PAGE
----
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Summary: Interzone, 2010 - The Elephant Forgets — LiveJournal
ecbatan
Summary: Interzone, 2010
Summary: Interzone, 2010

There were a total of 32 new stories: 17 novelettes, and 15 short stories (one short-short) this year at Interzone, for a total of about 231,000 words of  fiction. (I caution as ever that Interzone is not easy to do word counts on, and that quite a few stories were in the 7000-8000 word range, thus I may have the various counts slightly off. Indeed, they published a bibliography of Interzone regular Jason Sanford's stories for the magazine that listed at least one story I counted as a novelette as a short story -- so my counts probably are off to some extent.)

Of the novelettes, I enjoyed "Plague Birds", by Jason Sanford (May-June), an intriguing story set in a strange almost fantastical far future in which the title people control the violent instincts of the "humans", who seem to be hybrids of animal characteristics; and Jon Ingold's "The History of Poly -V" (March-April), about a group of pharmaceutical researchers who discover a drug that seems to enhance memory remarkably: ultimately a story about memory, not surprisingly, and about its reliability, and mutability, and how others share or don’t share the same memory of the same events.

Other fine novelettes included a couple more from Sanford (who was the featured writer in the November-December issue), Nina Allan's "Flying in the Face of God", and a wild piece called "Orchestral Manouevres in the Dark Matter" by Jim Hawkins, who had a story in New Worlds way back in 1969 (as by Granville Hawkins), and nothing since then.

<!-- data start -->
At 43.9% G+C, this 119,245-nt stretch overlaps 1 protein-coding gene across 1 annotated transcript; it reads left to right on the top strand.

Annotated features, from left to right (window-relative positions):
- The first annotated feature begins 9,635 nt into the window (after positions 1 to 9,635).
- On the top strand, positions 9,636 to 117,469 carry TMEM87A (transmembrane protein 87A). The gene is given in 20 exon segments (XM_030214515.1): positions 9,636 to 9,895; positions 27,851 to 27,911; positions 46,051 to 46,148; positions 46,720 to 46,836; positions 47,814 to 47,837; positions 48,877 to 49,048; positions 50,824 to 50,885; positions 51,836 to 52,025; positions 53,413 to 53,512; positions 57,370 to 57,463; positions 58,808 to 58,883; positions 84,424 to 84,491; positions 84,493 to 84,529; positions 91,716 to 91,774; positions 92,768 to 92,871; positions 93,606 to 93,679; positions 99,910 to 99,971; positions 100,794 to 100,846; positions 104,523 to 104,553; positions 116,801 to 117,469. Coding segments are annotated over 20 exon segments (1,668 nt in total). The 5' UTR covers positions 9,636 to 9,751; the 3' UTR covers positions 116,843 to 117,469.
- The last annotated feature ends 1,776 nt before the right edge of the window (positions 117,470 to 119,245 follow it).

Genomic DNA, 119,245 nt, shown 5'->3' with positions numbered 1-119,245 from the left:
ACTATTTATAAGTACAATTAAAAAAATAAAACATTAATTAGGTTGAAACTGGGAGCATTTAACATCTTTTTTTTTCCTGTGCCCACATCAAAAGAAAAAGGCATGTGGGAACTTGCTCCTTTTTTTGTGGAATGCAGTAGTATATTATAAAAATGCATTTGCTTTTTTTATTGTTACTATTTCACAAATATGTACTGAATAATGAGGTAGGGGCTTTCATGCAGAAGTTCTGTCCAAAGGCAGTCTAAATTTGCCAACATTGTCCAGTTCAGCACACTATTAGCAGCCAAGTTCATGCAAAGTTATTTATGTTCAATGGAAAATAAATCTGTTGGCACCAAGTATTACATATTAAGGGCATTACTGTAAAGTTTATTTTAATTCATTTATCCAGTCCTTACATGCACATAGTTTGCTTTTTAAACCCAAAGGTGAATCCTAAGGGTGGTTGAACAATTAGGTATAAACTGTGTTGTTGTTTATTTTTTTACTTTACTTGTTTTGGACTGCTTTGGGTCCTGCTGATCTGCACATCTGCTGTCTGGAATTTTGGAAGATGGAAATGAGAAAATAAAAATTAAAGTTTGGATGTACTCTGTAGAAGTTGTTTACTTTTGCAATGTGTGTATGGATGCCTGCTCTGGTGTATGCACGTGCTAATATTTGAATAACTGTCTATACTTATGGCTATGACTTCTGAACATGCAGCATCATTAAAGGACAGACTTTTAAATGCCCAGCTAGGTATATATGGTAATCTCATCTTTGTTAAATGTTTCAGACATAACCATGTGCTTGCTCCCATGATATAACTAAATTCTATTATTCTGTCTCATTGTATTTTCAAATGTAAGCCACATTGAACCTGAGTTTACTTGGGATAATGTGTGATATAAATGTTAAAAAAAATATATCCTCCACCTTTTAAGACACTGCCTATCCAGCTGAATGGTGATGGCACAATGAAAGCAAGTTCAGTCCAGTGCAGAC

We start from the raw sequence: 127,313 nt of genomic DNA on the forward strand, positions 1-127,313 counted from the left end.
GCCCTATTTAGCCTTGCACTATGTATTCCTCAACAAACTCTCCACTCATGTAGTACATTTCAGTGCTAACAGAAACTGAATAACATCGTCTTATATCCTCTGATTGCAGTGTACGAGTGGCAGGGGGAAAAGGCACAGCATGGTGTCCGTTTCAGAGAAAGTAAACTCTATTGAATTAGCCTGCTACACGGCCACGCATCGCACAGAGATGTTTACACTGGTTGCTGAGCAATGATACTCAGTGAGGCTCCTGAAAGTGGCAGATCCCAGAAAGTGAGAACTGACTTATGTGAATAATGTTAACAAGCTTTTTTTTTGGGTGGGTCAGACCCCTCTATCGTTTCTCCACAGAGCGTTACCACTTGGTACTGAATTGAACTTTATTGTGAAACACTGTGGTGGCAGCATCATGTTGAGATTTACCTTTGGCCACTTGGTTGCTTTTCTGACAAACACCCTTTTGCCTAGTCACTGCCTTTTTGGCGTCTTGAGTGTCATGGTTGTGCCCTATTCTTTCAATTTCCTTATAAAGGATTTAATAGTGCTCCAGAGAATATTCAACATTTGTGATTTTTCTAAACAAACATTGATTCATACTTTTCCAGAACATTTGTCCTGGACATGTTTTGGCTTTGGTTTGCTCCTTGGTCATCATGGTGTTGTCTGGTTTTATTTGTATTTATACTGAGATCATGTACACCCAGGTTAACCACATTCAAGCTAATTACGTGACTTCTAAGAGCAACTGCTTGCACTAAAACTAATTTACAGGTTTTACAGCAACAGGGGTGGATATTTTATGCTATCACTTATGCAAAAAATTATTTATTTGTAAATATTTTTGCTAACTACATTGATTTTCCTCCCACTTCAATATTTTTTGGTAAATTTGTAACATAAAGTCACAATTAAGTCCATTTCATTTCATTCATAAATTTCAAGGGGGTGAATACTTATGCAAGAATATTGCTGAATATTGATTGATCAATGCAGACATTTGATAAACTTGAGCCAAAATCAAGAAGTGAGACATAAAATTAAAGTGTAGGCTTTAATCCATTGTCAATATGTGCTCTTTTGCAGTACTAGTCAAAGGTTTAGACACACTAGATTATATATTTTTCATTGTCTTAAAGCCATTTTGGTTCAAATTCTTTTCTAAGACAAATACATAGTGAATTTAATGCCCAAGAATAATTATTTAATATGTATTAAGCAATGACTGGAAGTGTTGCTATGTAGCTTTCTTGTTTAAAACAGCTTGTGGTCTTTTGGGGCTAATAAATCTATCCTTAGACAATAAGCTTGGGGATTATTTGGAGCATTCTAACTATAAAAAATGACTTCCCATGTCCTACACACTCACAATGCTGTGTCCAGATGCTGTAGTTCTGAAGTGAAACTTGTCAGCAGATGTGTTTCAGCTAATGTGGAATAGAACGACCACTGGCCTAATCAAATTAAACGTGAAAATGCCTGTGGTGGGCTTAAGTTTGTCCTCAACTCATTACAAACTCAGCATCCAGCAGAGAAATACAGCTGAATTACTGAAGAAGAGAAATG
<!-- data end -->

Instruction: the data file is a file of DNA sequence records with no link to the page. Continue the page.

The best short stories were Nina Allan’s "The Upstairs Window" (September/October), a cynically told piece about a repressive alternate present-day England, and an artist in trouble with the government; Rochita Loenen-Ruiz’s "Alternate Girl’s Expatriate Life" (July-August), an odd thing about a human woman created in a town of robots, then exiled to a human town, so that she's an expatriate, missing her Metal Town, and her robot father; and Mercurio D. Rivera’s "Dance of the Kawkawroons" (March-April), about a couple of rapacious humans coming to the planet of the alien Kawkawroons to try to retrieve an egg with some precious properties. Other strong stories came from Aliette de Bodard, Matthew Cook, and David D. Levine.

Stats: Interzone remains mainly focussed on SF: I'd say perhaps 27 of the 32 stories were SF, or 84%. 7 of the stories were by women, about 22%.

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